For thousands of years First Nations people lived along the Fraser River, turning to the sea and the river for salmon and shellfish, the mainstay of their diet. The first non-Native settlers of this area were drawn to the fertile land of the river delta, made up of silt and sand deposited as the Fraser River slows to meet the sea.
In 1868 brothers William and Thomas Ladner preempted land on either side of Chilukthan. Like many other settlers who quickly acquired the rich land, they understood that the river and sloughs afforded convenient transportation routes when roads were non-existent or rudimentary.
In 1873 a wharf was built on property donated by William Ladner. Farmers loaded their agricultural produce and livestock onto steamboats for markets in Victoria, Nanaimo, New Westminster, and eventually Vancouver. The site became known as Ladner’s Landing, where a village grew up to serve the farmers. The settlers also took advantage of the area’s rich fishing resources. In salmon canneries on the banks of the river many of the workers were men of Chinese heritage, so a Chinatown developed nearby.
In 1879, the residents of Ladner joined with others in petitioning the provincial government to incorporate the new municipality of Delta. Today, Ladner residents respect the area’s natural and human heritage as part of building and maintaining a healthy community. Ladner, together with Tsawwassen to the south, is where the majority of Delta’s population resides. Ladner and Tsawwassen are the two communities that comprise the Lower Mainland area known as South Delta.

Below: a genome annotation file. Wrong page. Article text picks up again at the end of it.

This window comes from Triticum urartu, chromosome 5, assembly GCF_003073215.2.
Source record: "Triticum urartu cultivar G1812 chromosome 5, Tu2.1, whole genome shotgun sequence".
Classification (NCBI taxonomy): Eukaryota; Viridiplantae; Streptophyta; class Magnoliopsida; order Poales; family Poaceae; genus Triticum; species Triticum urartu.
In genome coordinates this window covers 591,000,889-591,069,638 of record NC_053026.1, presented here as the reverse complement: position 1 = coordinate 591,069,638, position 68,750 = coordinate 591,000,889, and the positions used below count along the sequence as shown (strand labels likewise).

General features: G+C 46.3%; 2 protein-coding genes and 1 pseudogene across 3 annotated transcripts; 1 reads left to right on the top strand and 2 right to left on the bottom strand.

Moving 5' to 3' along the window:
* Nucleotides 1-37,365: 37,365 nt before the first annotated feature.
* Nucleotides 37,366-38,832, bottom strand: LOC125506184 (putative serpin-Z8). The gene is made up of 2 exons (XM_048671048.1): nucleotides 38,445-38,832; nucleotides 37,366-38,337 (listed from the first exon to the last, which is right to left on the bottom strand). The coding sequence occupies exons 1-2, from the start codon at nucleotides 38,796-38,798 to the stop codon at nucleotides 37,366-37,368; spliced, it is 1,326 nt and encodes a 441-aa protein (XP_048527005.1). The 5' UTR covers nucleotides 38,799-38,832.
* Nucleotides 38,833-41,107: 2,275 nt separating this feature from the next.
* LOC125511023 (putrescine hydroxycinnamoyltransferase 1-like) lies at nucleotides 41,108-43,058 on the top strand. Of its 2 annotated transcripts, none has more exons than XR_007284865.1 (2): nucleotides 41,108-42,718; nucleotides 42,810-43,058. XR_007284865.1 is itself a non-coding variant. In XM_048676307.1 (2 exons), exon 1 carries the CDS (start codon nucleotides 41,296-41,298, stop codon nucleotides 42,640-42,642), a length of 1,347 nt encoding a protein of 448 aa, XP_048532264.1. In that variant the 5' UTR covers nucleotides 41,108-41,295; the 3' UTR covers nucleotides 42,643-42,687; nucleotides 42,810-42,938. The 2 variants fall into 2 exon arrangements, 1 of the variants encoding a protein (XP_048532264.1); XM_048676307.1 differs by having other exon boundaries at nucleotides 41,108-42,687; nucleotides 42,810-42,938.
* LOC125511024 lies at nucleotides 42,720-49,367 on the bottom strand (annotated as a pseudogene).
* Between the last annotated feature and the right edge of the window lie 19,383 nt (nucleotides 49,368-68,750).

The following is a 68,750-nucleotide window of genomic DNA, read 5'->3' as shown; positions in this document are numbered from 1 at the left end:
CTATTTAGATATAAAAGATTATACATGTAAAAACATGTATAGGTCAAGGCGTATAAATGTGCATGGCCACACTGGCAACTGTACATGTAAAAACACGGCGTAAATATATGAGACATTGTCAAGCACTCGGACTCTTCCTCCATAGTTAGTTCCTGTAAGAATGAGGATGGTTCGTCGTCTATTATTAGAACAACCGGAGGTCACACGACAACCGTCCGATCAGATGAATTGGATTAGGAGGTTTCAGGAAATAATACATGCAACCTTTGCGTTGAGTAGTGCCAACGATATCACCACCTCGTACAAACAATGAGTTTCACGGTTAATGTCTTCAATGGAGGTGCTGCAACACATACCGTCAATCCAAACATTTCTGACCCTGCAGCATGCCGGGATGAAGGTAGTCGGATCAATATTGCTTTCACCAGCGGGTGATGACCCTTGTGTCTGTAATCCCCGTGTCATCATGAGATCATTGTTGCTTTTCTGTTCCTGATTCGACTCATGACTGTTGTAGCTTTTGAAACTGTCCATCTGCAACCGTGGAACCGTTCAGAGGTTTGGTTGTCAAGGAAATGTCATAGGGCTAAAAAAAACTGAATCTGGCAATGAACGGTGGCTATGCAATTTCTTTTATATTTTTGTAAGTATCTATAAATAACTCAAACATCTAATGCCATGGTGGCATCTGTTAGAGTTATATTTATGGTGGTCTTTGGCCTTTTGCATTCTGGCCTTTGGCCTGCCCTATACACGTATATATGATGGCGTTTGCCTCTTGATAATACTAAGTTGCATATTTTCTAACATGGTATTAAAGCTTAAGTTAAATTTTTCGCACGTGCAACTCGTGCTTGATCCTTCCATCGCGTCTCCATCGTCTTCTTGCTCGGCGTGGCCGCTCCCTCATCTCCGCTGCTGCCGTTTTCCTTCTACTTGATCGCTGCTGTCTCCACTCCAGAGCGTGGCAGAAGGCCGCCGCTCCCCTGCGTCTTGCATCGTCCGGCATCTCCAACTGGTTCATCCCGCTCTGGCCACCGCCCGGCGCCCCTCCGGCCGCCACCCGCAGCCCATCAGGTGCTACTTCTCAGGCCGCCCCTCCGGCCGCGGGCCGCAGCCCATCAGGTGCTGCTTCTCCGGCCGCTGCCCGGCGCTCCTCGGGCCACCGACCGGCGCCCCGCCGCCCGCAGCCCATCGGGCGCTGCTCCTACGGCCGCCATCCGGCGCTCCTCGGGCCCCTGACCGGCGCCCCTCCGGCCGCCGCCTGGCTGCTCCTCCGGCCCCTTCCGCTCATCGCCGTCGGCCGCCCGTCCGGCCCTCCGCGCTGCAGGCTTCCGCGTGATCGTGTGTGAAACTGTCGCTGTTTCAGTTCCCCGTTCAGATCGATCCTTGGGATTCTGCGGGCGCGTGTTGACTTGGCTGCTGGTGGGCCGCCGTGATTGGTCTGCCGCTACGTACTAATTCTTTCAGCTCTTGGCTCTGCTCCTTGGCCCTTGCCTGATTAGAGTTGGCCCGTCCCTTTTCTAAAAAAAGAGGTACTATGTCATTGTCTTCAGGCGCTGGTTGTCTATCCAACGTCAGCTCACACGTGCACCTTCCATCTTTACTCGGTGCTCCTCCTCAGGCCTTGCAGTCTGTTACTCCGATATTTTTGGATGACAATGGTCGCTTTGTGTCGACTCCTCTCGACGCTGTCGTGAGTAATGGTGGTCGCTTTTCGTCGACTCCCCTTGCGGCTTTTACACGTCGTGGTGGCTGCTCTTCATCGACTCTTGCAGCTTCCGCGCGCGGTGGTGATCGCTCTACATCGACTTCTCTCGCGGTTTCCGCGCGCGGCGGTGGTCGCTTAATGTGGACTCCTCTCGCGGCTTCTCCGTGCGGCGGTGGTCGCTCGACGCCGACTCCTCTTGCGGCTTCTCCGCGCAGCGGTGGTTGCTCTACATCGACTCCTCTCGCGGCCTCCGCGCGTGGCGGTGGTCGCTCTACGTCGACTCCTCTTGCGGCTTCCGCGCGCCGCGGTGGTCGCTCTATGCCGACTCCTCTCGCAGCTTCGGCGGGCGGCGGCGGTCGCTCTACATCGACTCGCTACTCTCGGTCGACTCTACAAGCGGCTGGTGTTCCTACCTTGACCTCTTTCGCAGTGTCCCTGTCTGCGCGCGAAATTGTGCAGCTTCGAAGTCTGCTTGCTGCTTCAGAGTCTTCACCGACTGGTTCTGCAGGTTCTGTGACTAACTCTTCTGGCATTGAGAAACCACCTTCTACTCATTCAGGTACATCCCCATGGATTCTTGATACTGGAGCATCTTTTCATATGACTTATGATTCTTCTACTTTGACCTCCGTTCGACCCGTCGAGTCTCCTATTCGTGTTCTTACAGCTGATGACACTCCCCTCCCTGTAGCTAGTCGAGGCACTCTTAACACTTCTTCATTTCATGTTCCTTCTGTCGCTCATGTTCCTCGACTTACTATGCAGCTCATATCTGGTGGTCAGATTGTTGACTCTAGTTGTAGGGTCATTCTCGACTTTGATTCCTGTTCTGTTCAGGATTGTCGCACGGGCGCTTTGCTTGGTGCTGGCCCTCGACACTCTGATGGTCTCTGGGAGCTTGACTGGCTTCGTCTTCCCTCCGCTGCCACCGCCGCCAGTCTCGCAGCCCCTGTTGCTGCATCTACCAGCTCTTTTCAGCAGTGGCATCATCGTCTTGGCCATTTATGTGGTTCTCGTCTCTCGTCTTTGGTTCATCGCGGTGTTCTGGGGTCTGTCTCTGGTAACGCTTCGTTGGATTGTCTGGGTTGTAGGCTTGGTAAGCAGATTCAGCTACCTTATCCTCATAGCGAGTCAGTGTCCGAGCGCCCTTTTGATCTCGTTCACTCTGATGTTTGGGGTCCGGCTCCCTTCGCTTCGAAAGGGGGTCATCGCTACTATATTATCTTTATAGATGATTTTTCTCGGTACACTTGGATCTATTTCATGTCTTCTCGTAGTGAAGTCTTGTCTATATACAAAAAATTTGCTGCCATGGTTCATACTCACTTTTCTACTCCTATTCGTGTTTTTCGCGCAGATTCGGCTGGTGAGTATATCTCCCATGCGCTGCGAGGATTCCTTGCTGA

Location: Ladner is located on Highway 17 in the extreme southwest corner of mainland BC, 17 miles (27 km) south of Vancouver and 17 miles (27 km) west of White Rock and the border post at Peace Arch/Douglas. The nearest community is Tsawwassen, location of the ferry terminal for the ferry service to Vancouver Island and the Gulf Islands.
Learn the story of residents who bonded together to form a viable community on a Walking Tour of Ladner Village. Stroll down Delta Street, the main street in Ladner’s Landing in the 1890s, the days of wooden sidewalks built a foot or two above the ground to provide protection from the water and mud of the dirt road. View many of the heritage buildings, including St. Andrews Presbyterian Church (1890), Old Ladner Baptist Church (1903), and McKee House, built in 1895 and now a senior’s activity centre.
The Lower Mainland region is the traditional home of the Tsawwassen First Nation people, with their present-day 700-acre reserve located near the BC Ferry Terminal in Tsawwassen. The Tsawwassen People are one of 54 Coast Salish nations who traditionally inhabited this land for over 10,000 years.
Covering 10,000 acres east of Ladner is Burns Bog. Preserved by the Burns Bog Conservation Society, it is nicknamed the Lungs of Vancouver as the bog acts as a kind of biological filter, helping to clean the air over a wide area. The Society arranges tours through the trails and waterways of this important area, celebrating International Bog Day in July.